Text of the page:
Japan's Panasonic to boost plasma panel output in China
Tokyo (AFP) Aug 20, 2010
Japanese electronics giant Panasonic said Friday it will boost its plasma panel production in Shanghai to meet growing demand for flatscreen televisions in China.
The Chinese unit, Panasonic Plasma Display (Shanghai) Ltd (PPDS), produces 25,000 42-inch panels a month and will start up a new plant in April 2012 with a monthly capacity for 120,000 42-inch panels, Panasonic said.
Panasonic also said in a press release that it will move plasma panel production equipment from its plant in Amagasaki, western Japan, to help expand the Shanghai unit.
PPDS was established in 2001 by Panasonic and the city of Shanghai.
The expansion of PPDS will give Panasonic "a stronger structure to meet the growing demand in China" and enable the firm to "improve the group-wide cost competitiveness" in the global flatscreen TV market, the statement said.
Panasonic forecast the market to exceed 240 million sets in 2012 with China having the biggest share of more than 50 million sets.
The Osaka-based company is considering changing some of the Amagasaki plant production lines to solar cell manufacturing, Kyodo news agency said, citing company sources.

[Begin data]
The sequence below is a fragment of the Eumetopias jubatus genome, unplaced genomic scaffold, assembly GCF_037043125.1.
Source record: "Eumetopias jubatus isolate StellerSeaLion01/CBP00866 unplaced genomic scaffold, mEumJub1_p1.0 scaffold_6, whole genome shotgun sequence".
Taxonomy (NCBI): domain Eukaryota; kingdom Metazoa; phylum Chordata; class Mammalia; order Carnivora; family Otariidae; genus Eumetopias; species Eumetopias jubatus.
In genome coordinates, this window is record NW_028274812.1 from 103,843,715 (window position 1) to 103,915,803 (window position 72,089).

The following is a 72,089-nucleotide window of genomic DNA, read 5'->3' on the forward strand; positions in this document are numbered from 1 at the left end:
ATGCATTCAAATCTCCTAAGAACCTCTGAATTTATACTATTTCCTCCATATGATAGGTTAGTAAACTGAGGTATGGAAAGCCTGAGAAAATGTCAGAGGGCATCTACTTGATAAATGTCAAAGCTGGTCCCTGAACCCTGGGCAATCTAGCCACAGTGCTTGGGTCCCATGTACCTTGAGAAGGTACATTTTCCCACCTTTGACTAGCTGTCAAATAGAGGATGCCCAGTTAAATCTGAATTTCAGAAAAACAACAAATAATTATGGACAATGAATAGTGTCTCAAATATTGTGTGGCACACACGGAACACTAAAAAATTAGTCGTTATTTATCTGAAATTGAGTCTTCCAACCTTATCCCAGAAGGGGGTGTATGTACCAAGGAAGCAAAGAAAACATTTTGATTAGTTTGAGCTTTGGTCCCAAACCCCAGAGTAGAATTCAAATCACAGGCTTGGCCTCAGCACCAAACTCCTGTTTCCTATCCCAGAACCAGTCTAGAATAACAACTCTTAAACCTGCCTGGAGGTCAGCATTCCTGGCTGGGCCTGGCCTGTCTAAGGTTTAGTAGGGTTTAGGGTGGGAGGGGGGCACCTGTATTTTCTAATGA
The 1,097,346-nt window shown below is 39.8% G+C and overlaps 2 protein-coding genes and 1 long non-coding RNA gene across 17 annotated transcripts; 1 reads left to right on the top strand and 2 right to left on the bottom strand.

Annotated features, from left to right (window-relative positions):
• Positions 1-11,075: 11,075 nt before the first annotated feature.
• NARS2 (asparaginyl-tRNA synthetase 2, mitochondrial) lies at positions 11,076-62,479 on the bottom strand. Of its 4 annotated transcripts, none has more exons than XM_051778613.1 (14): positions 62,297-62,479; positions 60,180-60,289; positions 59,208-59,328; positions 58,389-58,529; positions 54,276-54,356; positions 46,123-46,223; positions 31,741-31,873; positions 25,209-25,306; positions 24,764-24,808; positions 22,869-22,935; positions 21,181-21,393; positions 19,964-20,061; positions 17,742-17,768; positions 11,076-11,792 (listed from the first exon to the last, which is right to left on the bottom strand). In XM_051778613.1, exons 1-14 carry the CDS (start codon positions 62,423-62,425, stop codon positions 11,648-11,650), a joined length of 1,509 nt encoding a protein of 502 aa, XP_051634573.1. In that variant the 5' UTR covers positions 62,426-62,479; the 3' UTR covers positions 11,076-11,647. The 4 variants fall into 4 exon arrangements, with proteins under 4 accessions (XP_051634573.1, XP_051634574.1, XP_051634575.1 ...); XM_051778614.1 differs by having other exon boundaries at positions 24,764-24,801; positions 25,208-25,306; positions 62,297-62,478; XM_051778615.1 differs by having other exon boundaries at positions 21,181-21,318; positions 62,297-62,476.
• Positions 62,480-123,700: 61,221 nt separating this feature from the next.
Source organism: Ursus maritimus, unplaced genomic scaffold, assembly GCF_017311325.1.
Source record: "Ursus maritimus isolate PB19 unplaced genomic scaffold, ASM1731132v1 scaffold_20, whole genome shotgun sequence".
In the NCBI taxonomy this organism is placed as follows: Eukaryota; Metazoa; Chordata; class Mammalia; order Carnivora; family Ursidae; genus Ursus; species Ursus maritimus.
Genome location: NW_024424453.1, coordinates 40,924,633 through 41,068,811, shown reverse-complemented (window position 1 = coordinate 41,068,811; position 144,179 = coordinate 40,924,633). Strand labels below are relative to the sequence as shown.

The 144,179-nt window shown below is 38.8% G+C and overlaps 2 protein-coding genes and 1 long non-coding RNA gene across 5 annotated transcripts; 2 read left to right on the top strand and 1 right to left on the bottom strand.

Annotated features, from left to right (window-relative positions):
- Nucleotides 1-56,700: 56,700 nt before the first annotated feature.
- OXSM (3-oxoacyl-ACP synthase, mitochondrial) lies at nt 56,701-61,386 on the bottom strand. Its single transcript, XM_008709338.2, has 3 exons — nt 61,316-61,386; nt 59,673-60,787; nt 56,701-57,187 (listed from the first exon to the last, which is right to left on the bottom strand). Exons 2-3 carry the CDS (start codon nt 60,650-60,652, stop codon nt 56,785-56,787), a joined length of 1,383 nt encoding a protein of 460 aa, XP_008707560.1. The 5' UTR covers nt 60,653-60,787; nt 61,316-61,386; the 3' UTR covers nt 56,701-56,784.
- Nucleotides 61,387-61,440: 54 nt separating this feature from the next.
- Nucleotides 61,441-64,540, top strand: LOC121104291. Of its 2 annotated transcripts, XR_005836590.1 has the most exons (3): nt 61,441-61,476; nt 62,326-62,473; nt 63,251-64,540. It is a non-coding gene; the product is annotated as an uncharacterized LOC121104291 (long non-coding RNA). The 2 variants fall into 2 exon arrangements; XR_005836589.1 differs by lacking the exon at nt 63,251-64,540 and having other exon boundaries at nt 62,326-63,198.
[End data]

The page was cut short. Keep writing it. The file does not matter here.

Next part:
The Shanghai plant will take on production of 3-D TV panels from 2012 in the wake of the company's launch of a 50-inch 3-D TV in China earlier this month, Kyodo said.
Share This Article With Planet Earth
Space Technology News - Applications and Research
San Francisco (AFP) Aug 16, 2010
Famed US author Ray Bradbury on Monday told the Los Angeles Times that this country needs a "revolution" and that he gets burned up by the idea of his works going digital. Bradbury, author of "The Martian Chronicles" in which colonists from a devastated Earth encounter natives on Mars, lashed out at President Barack Obama for not backing development a moon base to be used to "fire off a rock ... read more
|The content herein, unless otherwise known to be public domain, are Copyright 1995-2010 - SpaceDaily. AFP and UPI Wire Stories are copyright Agence France-Presse and United Press International. ESA Portal Reports are copyright European Space Agency. All NASA sourced material is public domain. Additional copyrights may apply in whole or part to other bona fide parties. Advertising does not imply endorsement,agreement or approval of any opinions, statements or information provided by SpaceDaily on any Web page published or hosted by SpaceDaily. Privacy Statement|